The controversy over the mihna was exacerbated by al-Ma'mun's sympathy for Mu'tazili theology and other controversial views. Mu'tazili theology was deeply influenced by Aristotelian thought and Greek rationalism, and stated that matters of belief and practice should be decided by reasoning. This opposed the traditionalist and literalist position of Ahmad ibn Hanbal and others, according to which everything a believer needed to know about faith and practice was spelled out literally in the Qur'an and the Hadith. Moreover, the Mu'tazilis stated that the Qur'an was created rather than coeternal with God, a belief that was shared by the Jahmites and parts ofShi'a, among others, but contradicted the traditionalist-Sunni opinion that the Qur'an and the Divine were coeternal. The fact that the Mu'tazili school had its foundations in the paganism of Greece further disenchanted a majority of Islamic clerics.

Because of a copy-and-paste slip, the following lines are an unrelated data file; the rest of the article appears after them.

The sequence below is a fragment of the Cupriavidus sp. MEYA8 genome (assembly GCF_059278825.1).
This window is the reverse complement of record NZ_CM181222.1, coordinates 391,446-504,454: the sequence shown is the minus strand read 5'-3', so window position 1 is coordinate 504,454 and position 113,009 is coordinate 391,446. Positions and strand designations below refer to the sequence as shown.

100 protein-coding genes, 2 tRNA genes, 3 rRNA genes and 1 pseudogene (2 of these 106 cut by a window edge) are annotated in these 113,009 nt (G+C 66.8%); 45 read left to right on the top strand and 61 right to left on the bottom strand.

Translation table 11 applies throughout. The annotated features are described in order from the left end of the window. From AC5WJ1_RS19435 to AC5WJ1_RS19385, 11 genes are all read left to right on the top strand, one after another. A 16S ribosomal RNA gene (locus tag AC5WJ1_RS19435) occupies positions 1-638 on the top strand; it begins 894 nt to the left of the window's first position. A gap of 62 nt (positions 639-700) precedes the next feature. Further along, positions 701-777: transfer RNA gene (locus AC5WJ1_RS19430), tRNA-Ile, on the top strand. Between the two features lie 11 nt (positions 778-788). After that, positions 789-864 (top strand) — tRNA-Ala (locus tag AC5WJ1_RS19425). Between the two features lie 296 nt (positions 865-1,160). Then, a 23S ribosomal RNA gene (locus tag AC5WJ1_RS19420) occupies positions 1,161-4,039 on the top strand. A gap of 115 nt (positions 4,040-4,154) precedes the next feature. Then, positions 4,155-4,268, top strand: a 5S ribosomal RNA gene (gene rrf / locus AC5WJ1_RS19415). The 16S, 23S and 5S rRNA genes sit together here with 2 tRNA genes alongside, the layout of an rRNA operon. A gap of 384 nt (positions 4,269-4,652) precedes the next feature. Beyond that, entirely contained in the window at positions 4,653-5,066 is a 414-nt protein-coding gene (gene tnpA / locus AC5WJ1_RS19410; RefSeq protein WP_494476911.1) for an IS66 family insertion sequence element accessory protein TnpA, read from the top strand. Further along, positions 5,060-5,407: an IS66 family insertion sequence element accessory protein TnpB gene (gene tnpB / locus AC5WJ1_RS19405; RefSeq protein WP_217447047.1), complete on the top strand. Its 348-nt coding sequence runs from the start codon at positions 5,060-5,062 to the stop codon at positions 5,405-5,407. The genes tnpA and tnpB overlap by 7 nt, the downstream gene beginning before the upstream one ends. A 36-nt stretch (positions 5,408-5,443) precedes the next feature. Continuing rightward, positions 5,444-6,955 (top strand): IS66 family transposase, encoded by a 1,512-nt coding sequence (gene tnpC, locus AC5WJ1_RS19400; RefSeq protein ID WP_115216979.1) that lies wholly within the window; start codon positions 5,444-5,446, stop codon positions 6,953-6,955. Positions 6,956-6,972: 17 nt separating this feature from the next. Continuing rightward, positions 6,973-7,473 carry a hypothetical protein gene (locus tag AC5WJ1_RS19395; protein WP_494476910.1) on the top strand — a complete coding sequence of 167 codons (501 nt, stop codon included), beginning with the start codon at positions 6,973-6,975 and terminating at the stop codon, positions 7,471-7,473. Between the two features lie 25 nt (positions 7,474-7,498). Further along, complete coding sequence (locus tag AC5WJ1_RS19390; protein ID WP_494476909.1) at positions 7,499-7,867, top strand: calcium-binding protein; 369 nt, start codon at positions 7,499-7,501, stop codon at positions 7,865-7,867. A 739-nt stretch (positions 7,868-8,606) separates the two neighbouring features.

Although al-Mahdi had proclaimed that the caliph was the protector of Islam against heresy, and had also claimed the ability to declare orthodoxy, religious scholars in the Islamic world believed that al-Ma'mun was overstepping his bounds in the mihna. The penalties of the mihna became increasingly difficult to enforce as the ulema became firmer and more united in their opposition. Although the mihna persisted through the reigns of two more caliphs, al-Mutawakkil abandoned it in 848. The failure of the mihna seriously damaged Caliphal authority and ruined the reputation of the office for succeeding caliphs. The caliph would lose much of his religious authority to the opinion of the ulema as a result of the mihna.